Ok this is a topic I am very passionate on, kids that are 9yrs or younger if they are unsure what they would rather do Gymnastics or Cheer, GYMNASTICS 1st! There is a very short window of opportunity in a child's life where they can do and be successful in gymnastics. Once they are done riding that gymnastics wave, cheer will always be there. No Cheer Team has said No to a Gymnast... Ever! Gymnasts are strong, have excellent form & technique for all that cheer requires.

That said, Cheer has no age limit, no window of limitation accept tumbling but there are plenty of teams that do not need tumbling. You can graduate college & become a Dallas Cheerleader! So, if you as a parent have hopes of your child becoming a cheerleader, it's our recommendation that you put her in Gymnastics.

That said there are factors we can see in a child when they do a gymnastics trial class, that will tell us what a better fit would be, gymnastics or tumbling. Rest assured we will be upfront and tell you the moment we see what will work best for your child. At Champion we don't want to waste your time or your money we always come to you right away & tell you if your child is ready to advance, or switch classes, or if gymnastics isn't the sport for her or him.

Does my child need a leotard?

No, we recommend comfortable athletic attire! There are some limits to what we want or what is safest for practice wear. No Dresses, No Skirts (this includes Skorts) No school uniforms, or street clothes that are ripped or torn. Gymnastics is not the same a dance, little outfits with Tutus or Tights, & ballet slippers are not gymnastics appropriate wear. So, if you're planning on attending gymnastics class, some fitted bike shorts a fitted tank top or T-shirt is fine. No need for special attire unless you child wants one, which we sell in the Gym. 

*If you decide to buy a leotard from cheap vendors, please be aware that the fit the construction & the quality is inconsistent. The item will not last terribly long, too often the material tares, the outfit is to lose, or the outfit cannot be distinguished from back to front, so students show up to class with body parts being uncomfortably reveled.  At least half a dozen times each day we have to tell someone their leotard is on backwards because the kid & parent didn't pay attention to how the item was put on or worse didn't bother to try it on before purchasing.

What should I do with my child's Hair?

Ok we don't get this question a lot, but it is a constant problem in the gym. Children with long hair, absolutely MUST have their hair pulled up out of the face & off their shoulders! Long hair or even short hair that falls into the eyes & face is a safety hazard to your child. When I was a gymnast my parents cut my hair short, so that I wouldn't mess with it in class. I wasn't fond of it, but they were hair dressers, I didn't really have a say. As a an adult/Coach I totally get it! At least once every class I have to stop class to fix a child's hair because its falling out or the hair tie wasn't strong enough or the kid won't stop playing with their hair in class. If your child isn't practicing they are wasting time & your money, so parents learn how to put up your child's hair up the right way the 1st time. Think about your hair if your working out, if it's down or falling out & your sweating and moving fast, its annoying and distracting to your goals. I often have 2 & 3 hair ties in my hair at all times. Your child might need this too.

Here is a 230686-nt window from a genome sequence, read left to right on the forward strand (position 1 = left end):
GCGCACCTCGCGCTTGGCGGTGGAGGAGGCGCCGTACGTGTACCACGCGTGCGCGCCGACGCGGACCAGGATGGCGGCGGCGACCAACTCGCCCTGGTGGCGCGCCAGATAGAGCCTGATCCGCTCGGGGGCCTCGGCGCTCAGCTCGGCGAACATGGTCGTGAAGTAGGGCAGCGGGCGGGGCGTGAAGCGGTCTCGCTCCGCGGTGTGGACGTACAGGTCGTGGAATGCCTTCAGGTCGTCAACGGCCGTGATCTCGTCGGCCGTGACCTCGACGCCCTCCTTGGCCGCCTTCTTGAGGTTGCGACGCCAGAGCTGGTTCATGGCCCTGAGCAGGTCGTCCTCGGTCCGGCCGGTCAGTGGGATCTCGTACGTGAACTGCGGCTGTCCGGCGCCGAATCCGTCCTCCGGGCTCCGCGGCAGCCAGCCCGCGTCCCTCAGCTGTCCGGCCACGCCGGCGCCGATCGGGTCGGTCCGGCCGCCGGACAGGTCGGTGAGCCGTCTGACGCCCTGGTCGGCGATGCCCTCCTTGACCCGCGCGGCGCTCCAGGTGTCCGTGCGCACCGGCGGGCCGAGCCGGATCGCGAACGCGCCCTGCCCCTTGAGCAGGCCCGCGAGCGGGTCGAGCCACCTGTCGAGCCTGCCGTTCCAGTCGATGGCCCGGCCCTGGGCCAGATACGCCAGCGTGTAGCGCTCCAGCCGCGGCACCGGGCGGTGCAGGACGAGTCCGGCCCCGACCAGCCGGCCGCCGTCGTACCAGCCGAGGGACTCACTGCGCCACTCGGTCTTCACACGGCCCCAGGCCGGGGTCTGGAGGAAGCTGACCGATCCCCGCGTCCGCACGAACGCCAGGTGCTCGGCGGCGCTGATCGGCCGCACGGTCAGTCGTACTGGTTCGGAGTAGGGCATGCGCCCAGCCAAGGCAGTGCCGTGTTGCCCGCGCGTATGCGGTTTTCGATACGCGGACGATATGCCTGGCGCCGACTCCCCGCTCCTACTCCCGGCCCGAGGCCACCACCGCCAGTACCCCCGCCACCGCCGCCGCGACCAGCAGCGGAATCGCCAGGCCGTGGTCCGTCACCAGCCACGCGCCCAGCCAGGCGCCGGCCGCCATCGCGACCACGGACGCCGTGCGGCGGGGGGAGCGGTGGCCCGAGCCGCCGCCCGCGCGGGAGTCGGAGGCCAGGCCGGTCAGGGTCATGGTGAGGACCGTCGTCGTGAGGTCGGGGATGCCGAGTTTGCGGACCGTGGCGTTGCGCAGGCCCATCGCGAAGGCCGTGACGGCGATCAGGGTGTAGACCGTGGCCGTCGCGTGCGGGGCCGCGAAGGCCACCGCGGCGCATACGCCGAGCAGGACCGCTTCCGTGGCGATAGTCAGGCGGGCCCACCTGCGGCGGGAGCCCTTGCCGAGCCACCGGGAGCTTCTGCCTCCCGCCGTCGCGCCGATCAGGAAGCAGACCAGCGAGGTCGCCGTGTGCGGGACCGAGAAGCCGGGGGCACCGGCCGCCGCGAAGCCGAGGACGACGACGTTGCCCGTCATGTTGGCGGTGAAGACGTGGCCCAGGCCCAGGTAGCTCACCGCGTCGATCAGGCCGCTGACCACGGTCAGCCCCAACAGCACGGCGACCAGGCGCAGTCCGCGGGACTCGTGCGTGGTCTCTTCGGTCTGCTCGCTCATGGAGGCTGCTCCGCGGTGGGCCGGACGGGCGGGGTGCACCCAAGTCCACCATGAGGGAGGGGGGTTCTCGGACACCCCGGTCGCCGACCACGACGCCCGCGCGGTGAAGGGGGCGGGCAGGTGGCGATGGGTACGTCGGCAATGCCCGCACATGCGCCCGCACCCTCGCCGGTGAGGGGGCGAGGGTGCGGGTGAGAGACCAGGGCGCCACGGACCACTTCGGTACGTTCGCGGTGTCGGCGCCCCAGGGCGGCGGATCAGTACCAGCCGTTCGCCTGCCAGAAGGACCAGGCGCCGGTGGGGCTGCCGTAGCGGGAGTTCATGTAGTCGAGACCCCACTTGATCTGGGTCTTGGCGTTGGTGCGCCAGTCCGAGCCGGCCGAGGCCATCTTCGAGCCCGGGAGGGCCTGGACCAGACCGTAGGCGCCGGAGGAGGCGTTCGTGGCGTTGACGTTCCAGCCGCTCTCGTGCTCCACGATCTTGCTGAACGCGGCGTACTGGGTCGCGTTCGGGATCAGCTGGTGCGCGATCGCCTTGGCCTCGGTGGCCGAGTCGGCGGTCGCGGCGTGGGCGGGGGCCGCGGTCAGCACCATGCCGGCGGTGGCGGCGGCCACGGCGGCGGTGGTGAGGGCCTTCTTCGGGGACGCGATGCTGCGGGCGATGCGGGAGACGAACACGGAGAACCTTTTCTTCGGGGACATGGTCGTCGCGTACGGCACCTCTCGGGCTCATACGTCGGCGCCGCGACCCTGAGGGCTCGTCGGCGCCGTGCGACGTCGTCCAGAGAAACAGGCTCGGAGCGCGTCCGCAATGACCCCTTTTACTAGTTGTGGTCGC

Decorative hairstyles can also be a safety hazard on the practice floor. Multiple clips, clasps & beads, excessively long breads, head bands and big bows, are all dangerous to your child's head while in the gym. Running & getting pelted in the face with beads or clips falling out & getting stepped on, big bows with a snapping clasp on top of the head on a roll or head stand, headbands break when the head hits the floor or gets stepped on after they fall out of the hair. Gymnastics is a sport where falls happen, even when the best prevention methods are in place. Head landings are the most popular, and with excessive decorations in the hair, your child will be subjected to unnecessary pain. So please for your child's sake, if they are in gymnastics, modest hairstyles should be a MUST! My best recommendation is to look at your favorite Olympian or College athlete in Gymnastics. Simone Biles doesn't train or compete with overly decked out hair.

Should my child do gymnastics?